But the company disappears around 2000. There was an announcement that it was going into video game development, specifically to target the Nuon platform (great idea), but the rest of the SC&T-related news from that time is about lawsuits.

    Specifically, SC&T wanted to sue their old accounting firm, Sovereign Equity Management Corp. for weird mismanagement of the company's public offering. I don't really understand the specifics (which might be the point), but it was discovered that... Sovereign was in league with DeCavalcante crime family (specifically this happy chappy) and stock fraud.

    Basically they got screwed over by the Mafia.


    Even better, I discovered all this from records of a 1998 congressional hearing in the United States senate, presumably to better combat racketeering, in which a "Mr. Biden" puts forward this story from Business Week.

    https://www.congress.gov/congressio...c-t-international-inc/1731492?s=1&r=296&q="S"

    Plastic steering wheels.
     
    • Like Like x 3
    • Informative Informative x 1
    • List
  18. Black Squirrel

    Black Squirrel

    no reverse gear Wiki Sysop
    8,829
    2,674
    93
    Northumberland, UK
    steamboat wiki
    [​IMG]
    This has been sitting in the unsorted pile on Sega Retro for nine years. I think I came across it while searching ebay or Ruten or something - information was scarce so nothing got done.

    Well apparently this is the Super Jo-Jo, and despite its appearance, is very much compatible with the Mega Drive as well as the SNES. There have been more sightings since I last looked into this, and now I know it was distributed in the US by a company called Alston Entertainment. Proper bottom of the barrel stuff.


    There were several companies in the US (as with the rest of the world) which repackaged tat sourced from Taiwan, but Alston is different from most. It is tat repackaging royalty:

    [​IMG]

    Alston's greatest gift to America: the Gamate, the Game Boy's horrific cousin. Many tried to sell this handheld, all failed, but yes, technically Alston was a console platform holder in the US for x months of 1991/1992.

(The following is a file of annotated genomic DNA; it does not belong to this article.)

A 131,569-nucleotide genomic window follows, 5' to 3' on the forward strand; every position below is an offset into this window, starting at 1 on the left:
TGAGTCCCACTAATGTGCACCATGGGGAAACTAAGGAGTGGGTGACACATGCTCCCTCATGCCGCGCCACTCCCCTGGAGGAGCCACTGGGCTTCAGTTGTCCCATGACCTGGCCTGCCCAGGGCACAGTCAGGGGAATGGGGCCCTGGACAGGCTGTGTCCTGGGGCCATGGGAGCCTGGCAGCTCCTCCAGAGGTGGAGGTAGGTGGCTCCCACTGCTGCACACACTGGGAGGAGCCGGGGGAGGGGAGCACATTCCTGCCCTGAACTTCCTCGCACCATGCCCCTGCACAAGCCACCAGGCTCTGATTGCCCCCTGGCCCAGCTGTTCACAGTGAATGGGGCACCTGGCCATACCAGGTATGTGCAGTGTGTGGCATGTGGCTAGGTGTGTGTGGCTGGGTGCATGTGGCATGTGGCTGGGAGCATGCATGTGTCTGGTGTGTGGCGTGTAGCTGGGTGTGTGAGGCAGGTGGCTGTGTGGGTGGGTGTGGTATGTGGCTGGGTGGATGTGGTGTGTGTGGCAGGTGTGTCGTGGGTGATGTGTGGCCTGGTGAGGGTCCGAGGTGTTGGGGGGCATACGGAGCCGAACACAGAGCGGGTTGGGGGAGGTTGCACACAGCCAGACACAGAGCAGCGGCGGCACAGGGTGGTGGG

$69.95 for a Gamate in the US.
     
  19. Black Squirrel

    Black Squirrel

    no reverse gear Wiki Sysop
    8,829
    2,674
    93
    Northumberland, UK
    steamboat wiki
    Ah yes, there is a topic.

    I was catching up on Technology Connections videos yesterday when I learnt that the arcade version of Q*Bert has one of these:

    [​IMG]

    This is a "knocker". It's an invention of the pinball world, used to indicate that you've won an extra ball (although it's apparently less of a thing in modern machines). Q*Bert uses one for when characters fall off the playfield:



    Not a single home version of the game attempts to emulate this sound. Some play a bit of white noise, but no attempts are made to emulate the loud thuds you'd hear in a real arcade.

    But also... I can't find a single other arcade game that featured one of these. You'd kind-of expect companies like Sega to be all over this sort of thing (seeing as they were "all over" everything else), but even Q*Bert kit conversions don't make use of it... unless you know differently??

    Other than motion-controlled seats or fancy controllers, you don't usually have traditional video games trigger "physical" parts of an arcade machine. Best you usually get are games like Monaco GP, where the "HUD" is represented by seven-segment LEDs off-screen (meaning if you emulate just the monitor, you don't know the full state of the game).
     
  20. Chimes

    Chimes

    The One SSG-EG Maniac Member
    755
    547
    93
    After Burner has a odd feature. Allegedly, there's a sensor where the mat is placed that's only used for cheat codes. I have tried for ages to find info on it, but no luck
    I also half remember Pole Position by Namco having four speakers for back and front sound
    And something about Marble Madness having peculiar stereo usage? Can't remember much but thats as far as my video elemecha knowledge goes.